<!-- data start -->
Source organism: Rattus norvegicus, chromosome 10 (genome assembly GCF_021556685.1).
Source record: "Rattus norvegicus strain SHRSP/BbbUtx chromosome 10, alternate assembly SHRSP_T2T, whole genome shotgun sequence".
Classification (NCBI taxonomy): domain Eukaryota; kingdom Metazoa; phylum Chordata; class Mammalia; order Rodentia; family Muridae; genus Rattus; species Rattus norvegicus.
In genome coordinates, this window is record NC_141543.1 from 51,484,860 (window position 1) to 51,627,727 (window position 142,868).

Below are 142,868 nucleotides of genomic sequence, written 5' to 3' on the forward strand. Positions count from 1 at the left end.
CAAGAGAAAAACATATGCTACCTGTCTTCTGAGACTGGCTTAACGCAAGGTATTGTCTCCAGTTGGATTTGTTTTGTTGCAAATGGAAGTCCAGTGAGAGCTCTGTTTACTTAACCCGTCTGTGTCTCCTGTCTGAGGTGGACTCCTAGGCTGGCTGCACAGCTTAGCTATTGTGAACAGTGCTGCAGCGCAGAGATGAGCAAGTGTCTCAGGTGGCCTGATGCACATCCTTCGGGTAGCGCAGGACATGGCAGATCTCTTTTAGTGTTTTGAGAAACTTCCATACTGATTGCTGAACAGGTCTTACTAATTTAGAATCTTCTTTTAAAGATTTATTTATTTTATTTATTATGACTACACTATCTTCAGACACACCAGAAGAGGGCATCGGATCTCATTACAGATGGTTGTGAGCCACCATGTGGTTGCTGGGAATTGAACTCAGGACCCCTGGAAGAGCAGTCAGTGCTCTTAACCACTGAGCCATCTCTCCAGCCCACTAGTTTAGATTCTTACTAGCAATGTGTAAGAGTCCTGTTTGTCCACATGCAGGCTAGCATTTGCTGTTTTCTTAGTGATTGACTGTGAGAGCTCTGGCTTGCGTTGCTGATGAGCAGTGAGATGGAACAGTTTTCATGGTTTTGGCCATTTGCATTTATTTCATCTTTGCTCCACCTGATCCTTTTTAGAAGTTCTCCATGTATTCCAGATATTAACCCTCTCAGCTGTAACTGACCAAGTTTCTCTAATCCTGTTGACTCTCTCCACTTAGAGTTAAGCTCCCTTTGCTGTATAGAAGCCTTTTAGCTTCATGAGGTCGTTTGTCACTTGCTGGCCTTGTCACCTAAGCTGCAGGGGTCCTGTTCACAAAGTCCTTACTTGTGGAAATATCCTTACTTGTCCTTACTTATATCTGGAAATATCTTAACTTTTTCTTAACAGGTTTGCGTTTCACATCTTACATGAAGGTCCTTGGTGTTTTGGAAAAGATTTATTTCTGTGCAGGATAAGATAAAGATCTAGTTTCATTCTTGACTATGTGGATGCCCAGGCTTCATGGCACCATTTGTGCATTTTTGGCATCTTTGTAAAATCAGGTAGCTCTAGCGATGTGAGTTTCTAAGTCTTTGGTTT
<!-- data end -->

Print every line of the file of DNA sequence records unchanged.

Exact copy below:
Source organism: Rattus norvegicus, chromosome 10 (genome assembly GCF_021556685.1).
Source record: "Rattus norvegicus strain SHRSP/BbbUtx chromosome 10, alternate assembly SHRSP_T2T, whole genome shotgun sequence".
Classification (NCBI taxonomy): domain Eukaryota; kingdom Metazoa; phylum Chordata; class Mammalia; order Rodentia; family Muridae; genus Rattus; species Rattus norvegicus.
In genome coordinates, this window is record NC_141543.1 from 51,484,860 (window position 1) to 51,627,727 (window position 142,868).

Below are 142,868 nucleotides of genomic sequence, written 5' to 3' on the forward strand. Positions count from 1 at the left end.
CAAGAGAAAAACATATGCTACCTGTCTTCTGAGACTGGCTTAACGCAAGGTATTGTCTCCAGTTGGATTTGTTTTGTTGCAAATGGAAGTCCAGTGAGAGCTCTGTTTACTTAACCCGTCTGTGTCTCCTGTCTGAGGTGGACTCCTAGGCTGGCTGCACAGCTTAGCTATTGTGAACAGTGCTGCAGCGCAGAGATGAGCAAGTGTCTCAGGTGGCCTGATGCACATCCTTCGGGTAGCGCAGGACATGGCAGATCTCTTTTAGTGTTTTGAGAAACTTCCATACTGATTGCTGAACAGGTCTTACTAATTTAGAATCTTCTTTTAAAGATTTATTTATTTTATTTATTATGACTACACTATCTTCAGACACACCAGAAGAGGGCATCGGATCTCATTACAGATGGTTGTGAGCCACCATGTGGTTGCTGGGAATTGAACTCAGGACCCCTGGAAGAGCAGTCAGTGCTCTTAACCACTGAGCCATCTCTCCAGCCCACTAGTTTAGATTCTTACTAGCAATGTGTAAGAGTCCTGTTTGTCCACATGCAGGCTAGCATTTGCTGTTTTCTTAGTGATTGACTGTGAGAGCTCTGGCTTGCGTTGCTGATGAGCAGTGAGATGGAACAGTTTTCATGGTTTTGGCCATTTGCATTTATTTCATCTTTGCTCCACCTGATCCTTTTTAGAAGTTCTCCATGTATTCCAGATATTAACCCTCTCAGCTGTAACTGACCAAGTTTCTCTAATCCTGTTGACTCTCTCCACTTAGAGTTAAGCTCCCTTTGCTGTATAGAAGCCTTTTAGCTTCATGAGGTCGTTTGTCACTTGCTGGCCTTGTCACCTAAGCTGCAGGGGTCCTGTTCACAAAGTCCTTACTTGTGGAAATATCCTTACTTGTCCTTACTTATATCTGGAAATATCTTAACTTTTTCTTAACAGGTTTGCGTTTCACATCTTACATGAAGGTCCTTGGTGTTTTGGAAAAGATTTATTTCTGTGCAGGATAAGATAAAGATCTAGTTTCATTCTTGACTATGTGGATGCCCAGGCTTCATGGCACCATTTGTGCATTTTTGGCATCTTTGTAAAATCAGGTAGCTCTAGCGATGTGAGTTTCTAAGTCTTTGGTTT